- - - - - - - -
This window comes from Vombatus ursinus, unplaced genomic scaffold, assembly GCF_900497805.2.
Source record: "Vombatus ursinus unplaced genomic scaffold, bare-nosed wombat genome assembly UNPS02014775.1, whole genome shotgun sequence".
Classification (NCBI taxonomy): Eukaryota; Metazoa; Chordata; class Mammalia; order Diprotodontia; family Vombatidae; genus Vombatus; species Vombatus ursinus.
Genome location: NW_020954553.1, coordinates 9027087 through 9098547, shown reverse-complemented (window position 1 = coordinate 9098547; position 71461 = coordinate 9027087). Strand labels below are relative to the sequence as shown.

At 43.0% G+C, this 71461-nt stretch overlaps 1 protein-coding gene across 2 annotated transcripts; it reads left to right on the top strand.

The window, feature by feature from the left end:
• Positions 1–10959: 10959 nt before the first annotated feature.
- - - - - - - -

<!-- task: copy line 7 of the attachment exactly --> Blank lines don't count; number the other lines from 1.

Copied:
• Positions 1–10959: 10959 nt before the first annotated feature.